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Khmer Rouge chief Duch stuns court with release bid

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Comrade Duch: "I would ask the chamber to release me"

Former Khmer Rouge prison chief Duch has shocked the UN-backed war crimes tribunal by asking to be released on the final day of the trial.

Duch, whose real name is Kaing Guek Eav, had admitted being responsible for overseeing the deaths of 15,000 people.

Duch commanded a prison from where thousands were killed in an orchard now known as the "Killing Fields".

His request for clemency cast doubt over the sincerity of his requests for forgiveness from the victims' families.

Duch, a former maths teacher, said he had co-operated fully with the tribunal and had been detained since 1999.

"I would ask the chamber to release me. Thank you very much," he said at the end of his closing statement to the court.

Tortured and killed

His lawyer confirmed he was asking to be acquitted on the grounds that he was not a senior member of the Khmer Rouge hierarchy.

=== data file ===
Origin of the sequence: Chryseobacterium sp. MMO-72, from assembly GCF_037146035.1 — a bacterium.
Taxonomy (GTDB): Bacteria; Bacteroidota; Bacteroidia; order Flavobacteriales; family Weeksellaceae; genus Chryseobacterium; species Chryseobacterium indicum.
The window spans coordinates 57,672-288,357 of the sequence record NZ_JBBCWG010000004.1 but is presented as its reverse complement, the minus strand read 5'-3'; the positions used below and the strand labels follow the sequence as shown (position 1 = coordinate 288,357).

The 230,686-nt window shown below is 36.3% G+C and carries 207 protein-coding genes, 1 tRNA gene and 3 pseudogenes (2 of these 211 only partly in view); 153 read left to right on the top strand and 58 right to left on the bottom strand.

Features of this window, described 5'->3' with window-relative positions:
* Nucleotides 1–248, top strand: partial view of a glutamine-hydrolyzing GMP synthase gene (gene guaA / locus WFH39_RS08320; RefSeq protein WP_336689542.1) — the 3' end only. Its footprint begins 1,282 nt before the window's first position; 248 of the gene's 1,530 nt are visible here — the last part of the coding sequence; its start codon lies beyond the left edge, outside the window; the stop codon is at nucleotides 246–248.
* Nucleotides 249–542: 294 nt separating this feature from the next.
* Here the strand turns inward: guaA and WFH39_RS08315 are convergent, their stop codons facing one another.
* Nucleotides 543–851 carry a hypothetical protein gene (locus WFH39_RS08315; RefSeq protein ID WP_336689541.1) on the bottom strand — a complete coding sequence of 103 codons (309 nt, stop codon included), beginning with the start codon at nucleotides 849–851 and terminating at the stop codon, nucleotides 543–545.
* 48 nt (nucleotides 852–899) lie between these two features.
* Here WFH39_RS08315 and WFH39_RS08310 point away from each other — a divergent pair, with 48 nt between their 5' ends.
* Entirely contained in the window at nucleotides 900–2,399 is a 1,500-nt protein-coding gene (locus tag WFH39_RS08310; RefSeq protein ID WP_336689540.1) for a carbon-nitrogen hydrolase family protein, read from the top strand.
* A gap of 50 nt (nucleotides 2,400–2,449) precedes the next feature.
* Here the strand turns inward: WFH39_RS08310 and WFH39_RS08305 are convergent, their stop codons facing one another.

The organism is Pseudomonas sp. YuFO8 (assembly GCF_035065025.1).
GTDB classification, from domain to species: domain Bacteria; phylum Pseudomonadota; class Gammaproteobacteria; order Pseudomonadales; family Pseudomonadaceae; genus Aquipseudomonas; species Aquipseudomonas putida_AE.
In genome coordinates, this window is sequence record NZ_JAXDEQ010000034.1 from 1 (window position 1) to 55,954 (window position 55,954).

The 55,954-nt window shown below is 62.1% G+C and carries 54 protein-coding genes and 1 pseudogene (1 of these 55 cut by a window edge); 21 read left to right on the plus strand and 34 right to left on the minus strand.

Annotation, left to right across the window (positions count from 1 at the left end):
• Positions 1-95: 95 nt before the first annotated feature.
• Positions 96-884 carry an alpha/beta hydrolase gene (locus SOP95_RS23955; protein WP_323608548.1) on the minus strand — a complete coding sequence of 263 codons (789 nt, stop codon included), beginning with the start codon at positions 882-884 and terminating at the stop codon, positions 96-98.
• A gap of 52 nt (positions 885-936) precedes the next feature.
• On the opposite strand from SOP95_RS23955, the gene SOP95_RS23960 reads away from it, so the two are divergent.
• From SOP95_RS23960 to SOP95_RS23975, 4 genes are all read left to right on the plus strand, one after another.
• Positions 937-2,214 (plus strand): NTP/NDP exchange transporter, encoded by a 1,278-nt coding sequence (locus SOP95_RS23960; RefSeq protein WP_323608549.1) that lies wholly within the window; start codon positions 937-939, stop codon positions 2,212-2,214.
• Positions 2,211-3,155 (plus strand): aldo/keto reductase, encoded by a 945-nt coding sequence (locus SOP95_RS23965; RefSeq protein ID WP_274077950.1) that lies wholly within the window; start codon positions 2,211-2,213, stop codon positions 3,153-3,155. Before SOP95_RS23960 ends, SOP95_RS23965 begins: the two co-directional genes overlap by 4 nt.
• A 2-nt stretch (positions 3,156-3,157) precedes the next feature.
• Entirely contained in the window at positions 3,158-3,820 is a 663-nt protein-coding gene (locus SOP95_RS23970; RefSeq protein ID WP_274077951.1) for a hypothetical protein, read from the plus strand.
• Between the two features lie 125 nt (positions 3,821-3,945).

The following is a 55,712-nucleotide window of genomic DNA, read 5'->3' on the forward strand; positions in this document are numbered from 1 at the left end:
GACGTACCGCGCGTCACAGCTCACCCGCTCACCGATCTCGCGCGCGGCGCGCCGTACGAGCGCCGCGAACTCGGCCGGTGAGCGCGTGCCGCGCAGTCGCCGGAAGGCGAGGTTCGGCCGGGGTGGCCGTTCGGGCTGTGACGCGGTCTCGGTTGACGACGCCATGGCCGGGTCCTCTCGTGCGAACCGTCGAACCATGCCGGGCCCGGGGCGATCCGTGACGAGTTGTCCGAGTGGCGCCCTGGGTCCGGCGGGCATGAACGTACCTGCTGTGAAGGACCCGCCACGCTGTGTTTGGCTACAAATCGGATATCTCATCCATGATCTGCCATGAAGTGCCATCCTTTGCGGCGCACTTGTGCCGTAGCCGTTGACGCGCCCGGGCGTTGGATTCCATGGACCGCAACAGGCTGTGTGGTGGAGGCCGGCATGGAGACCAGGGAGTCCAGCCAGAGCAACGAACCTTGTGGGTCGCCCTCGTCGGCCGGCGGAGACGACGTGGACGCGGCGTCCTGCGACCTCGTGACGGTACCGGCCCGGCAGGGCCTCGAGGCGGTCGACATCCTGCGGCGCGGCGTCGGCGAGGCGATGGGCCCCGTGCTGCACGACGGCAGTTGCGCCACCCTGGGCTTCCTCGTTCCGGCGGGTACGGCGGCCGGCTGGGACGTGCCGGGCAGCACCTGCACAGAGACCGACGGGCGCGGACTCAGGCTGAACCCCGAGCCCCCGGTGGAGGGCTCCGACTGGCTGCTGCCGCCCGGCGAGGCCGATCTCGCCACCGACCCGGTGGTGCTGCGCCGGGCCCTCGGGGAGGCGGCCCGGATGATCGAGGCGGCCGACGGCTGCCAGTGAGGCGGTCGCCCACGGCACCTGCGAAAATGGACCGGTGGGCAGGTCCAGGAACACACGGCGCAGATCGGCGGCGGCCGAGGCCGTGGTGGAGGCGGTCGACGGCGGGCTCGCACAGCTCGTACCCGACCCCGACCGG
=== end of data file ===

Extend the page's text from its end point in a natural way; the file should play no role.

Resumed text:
WHO WERE THE KHMER ROUGE?
Maoist regime that ruled Cambodia from 1975-1979
Founded and led by Pol Pot, who died in 1998
Abolished religion, schools and currency in a bid to create agrarian utopia
Up to two million people thought to have died from starvation, overwork or execution

The judges did not act on Duch's request and closed proceedings. They are expected to make a ruling on the verdict early next year.

Up to two million Cambodians died under Pol Pot's brutal Khmer Rouge rule in the 1970s.

As many as 17,000 inmates are thought to have passed through the gates of the prison which Duch controlled, known as S-21.

The vast majority were tortured, forced to "confess" to crimes against the regime and then put to death just outside Phnom Penh.

Duch is the first of five leading Khmer Rouge figures to face the UN-backed tribunal.

The joint trial of four other - more senior - Khmer Rouge leaders is expected to start in 2011.



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